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Preparing for the End of Life: Essential Questions and Conversations

An elderly man lays in bed while an elderly woman places her hand on his for comfort

The end of life is frightening and uncertain. When you hear the news from your doctor that curative treatments are no longer a viable option, you may ask yourself, “what now?” 

All of these emotions are valid. It’s hard to grasp the idea of life coming to a close, even if you’ve lived a long life.

If a medical professional has told you that you have less than six months to live, you have an opportunity to begin preparing for the end of life. Unfortunately, there isn’t a one-size-fits-all end-of-life planning checklist we can give you. With more than 20 years of service, we still don’t have all of the answers, but we may have a few suggestions that can help you accomplish your goals in the time that you have left.

Preparing for a Good End of Life: Asking the Right Questions

For this discussion, we’re going to break down end-of-life preparation into two categories: questions to ask and conversations to have. 

Whenever you are preparing for the end of life, you will need to ask some serious questions. Here are four inquiries you may need to make when planning:

  1. What is my estimated timeline? The amount of time that your doctor gives you will determine how you should go about the rest of your goals. While the timeline can change, it gives you a starting point to plan around.
  2. What are my options for care? Your options for care will look different depending on the former question. Many patients with life-limiting illnesses choose to stay at home and receive hospice care from a trusted provider. Some move into hospice homes where they can receive more intensive care. Those who are already in advanced care facilities may remain in that space to make sure they are comfortable.
  3. What do I want/need to accomplish? What conversations should you have? Are there any advanced directives you still need to address? This question addresses the need to tie loose ends in your life to help those who will survive you.
  4. What do I consider to be a good or successful death? This is a question that only you can answer. One study on defining a good death had mixed results. Some common threads have included: preferences in the dying process, a pain-free status and emotional well-being. Write down some attributes that you think will help you close your life on your terms.

End of Life Planning Checklist: Essential Conversations

When preparing for the end of life, you need to initiate conversations with your healthcare providers and loved ones to discuss your physical, mental and emotional well-being. Some of these conversations will be emotional, and others will be more strategic as you make plans before your passing.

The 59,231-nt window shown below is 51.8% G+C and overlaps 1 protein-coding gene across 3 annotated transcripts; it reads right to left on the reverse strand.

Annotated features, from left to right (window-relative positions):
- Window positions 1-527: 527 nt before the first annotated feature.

Preparation

Preparation conversations will help you and your loved ones put everything in order by the time of your passing. These discussions aren’t easy, even for healthcare professionals. In one study, only 18 percent of primary healthcare physicians said they had discussed the patient’s wishes with them. Medical, financial and post-life plans all need to be made. You will need to discuss items such as:

  • Who will be my primary caretaker? 
  • Will I stay at home, or will I need to move to a specialized facility?
  • Do I have all of my end-of-life documentation in place? If not, who do I need to work with to complete it?

If you haven’t started yet, funeral planning is essential. Discuss in detail with your loved ones your wishes for this event and your final disposition. We understand these conversations may be difficult, but we can’t understate how they can help you and your loved ones feel better and lift a significant burden off your shoulders. 

Reconciliation

When you are dealing with a life-limiting illness, you may be tempted to be bitter and angry due to your situation. Anger is a part of dealing with the end of life; it’s natural to feel like things are being taken away from you too soon. 

However, this is the best opportunity to reach out to friends, family or other individuals who may have had long-standing disagreements or other conflicts with you. Research on forgiveness and palliative care revealed that reconciliation could reduce stress and promote the health of individuals with life-limiting illnesses. 

It doesn’t mean it will be easy. You may need to contact a mediator or counselor to resolve the conflict peacefully. These discussions can help lift the burden from you and allow you to live your final days with hope and joy. It’s never too late to talk with that person.

Salutation

The best way to prepare for a good end of life is to have those final conversations with your loved ones. Whether over the phone or in person, telling those you will be leaving you love them is essential. It’s okay to be sad or scared about death. You don’t have to put on a brave face for these conversations, but you need to have them.

If you’re looking through your options for care and need an excellent hospice care provider, contact Seasons Hospice today. We have a staff of experienced, caring professionals who will help you make the most of your final days and prepare for the end of life.

“A good name is better than precious ointment, and the day of death better than the day of birth.”

  • Ecclesiastes 7:1

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Seasons Hospice is an independent community health care provider, not a large for-profit organization. We would not be able to offer our hospice services if we did not have the support of passionate community members who understand the importance of cost-free hospice care. To simplify the hospice process for patients and families, we rely on the generosity of our donors.